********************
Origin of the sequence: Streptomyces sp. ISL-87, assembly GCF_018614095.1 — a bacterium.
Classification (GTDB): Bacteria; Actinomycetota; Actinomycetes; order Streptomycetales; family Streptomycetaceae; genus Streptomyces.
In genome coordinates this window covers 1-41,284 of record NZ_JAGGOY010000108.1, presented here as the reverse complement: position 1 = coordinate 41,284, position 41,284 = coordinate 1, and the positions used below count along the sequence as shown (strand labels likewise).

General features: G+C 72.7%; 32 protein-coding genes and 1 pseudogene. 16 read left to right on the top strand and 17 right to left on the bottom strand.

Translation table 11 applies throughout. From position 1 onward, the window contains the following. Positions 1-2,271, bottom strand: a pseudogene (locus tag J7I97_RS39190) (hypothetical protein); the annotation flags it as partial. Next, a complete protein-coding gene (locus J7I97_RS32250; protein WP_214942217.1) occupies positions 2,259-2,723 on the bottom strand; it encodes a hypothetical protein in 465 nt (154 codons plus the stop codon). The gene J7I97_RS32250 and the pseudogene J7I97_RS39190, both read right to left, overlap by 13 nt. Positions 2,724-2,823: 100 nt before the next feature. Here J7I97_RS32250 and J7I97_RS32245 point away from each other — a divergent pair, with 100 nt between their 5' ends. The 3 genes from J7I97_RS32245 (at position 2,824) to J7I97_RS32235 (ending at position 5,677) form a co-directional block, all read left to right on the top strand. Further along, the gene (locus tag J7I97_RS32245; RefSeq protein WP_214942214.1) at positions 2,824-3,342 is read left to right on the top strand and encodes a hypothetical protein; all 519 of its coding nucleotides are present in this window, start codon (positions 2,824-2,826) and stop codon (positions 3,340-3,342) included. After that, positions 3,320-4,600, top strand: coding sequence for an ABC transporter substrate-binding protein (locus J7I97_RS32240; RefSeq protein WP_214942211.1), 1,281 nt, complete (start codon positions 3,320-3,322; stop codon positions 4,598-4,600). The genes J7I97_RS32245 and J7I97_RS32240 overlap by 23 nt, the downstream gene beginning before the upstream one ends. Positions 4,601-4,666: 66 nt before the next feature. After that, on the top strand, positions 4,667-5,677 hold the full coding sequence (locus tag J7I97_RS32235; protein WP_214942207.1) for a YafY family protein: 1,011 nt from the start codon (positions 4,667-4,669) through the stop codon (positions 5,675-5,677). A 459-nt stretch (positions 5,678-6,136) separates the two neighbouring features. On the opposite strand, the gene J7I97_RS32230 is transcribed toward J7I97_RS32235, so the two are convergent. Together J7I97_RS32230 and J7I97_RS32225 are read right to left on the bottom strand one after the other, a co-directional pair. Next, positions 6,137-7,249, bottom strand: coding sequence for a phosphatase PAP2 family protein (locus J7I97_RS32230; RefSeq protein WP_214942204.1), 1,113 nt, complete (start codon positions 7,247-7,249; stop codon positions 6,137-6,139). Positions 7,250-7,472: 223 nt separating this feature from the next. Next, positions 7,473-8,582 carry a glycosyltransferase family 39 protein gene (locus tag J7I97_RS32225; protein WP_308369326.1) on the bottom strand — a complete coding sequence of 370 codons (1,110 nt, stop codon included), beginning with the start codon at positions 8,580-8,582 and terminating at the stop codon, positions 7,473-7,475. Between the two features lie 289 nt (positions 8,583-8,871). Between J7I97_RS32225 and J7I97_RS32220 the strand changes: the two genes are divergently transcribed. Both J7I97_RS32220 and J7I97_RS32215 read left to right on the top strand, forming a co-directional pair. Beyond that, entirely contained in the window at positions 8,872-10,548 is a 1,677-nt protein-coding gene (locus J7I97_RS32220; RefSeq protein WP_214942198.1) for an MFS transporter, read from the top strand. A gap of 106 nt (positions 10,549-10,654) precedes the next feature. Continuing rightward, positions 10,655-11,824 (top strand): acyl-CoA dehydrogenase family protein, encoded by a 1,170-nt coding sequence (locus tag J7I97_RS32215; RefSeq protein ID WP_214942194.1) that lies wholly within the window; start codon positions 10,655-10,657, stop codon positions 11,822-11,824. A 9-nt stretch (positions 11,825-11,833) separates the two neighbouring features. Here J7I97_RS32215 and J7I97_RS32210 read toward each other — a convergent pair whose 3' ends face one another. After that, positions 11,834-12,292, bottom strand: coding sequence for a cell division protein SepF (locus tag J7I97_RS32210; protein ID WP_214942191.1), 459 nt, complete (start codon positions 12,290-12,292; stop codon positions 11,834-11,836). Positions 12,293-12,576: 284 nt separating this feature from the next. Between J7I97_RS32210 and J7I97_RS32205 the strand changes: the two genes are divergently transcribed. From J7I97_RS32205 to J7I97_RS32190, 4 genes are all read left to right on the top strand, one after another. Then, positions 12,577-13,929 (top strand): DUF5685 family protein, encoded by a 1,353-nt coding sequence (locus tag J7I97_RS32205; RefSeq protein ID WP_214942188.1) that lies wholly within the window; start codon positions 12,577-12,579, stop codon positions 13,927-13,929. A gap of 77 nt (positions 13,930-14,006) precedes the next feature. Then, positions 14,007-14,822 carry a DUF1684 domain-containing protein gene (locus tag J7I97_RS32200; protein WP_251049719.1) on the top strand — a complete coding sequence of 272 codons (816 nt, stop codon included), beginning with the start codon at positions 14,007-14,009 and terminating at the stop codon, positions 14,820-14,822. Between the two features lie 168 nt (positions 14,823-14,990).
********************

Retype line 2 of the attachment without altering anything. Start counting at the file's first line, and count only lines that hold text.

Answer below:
Classification (GTDB): Bacteria; Actinomycetota; Actinomycetes; order Streptomycetales; family Streptomycetaceae; genus Streptomyces.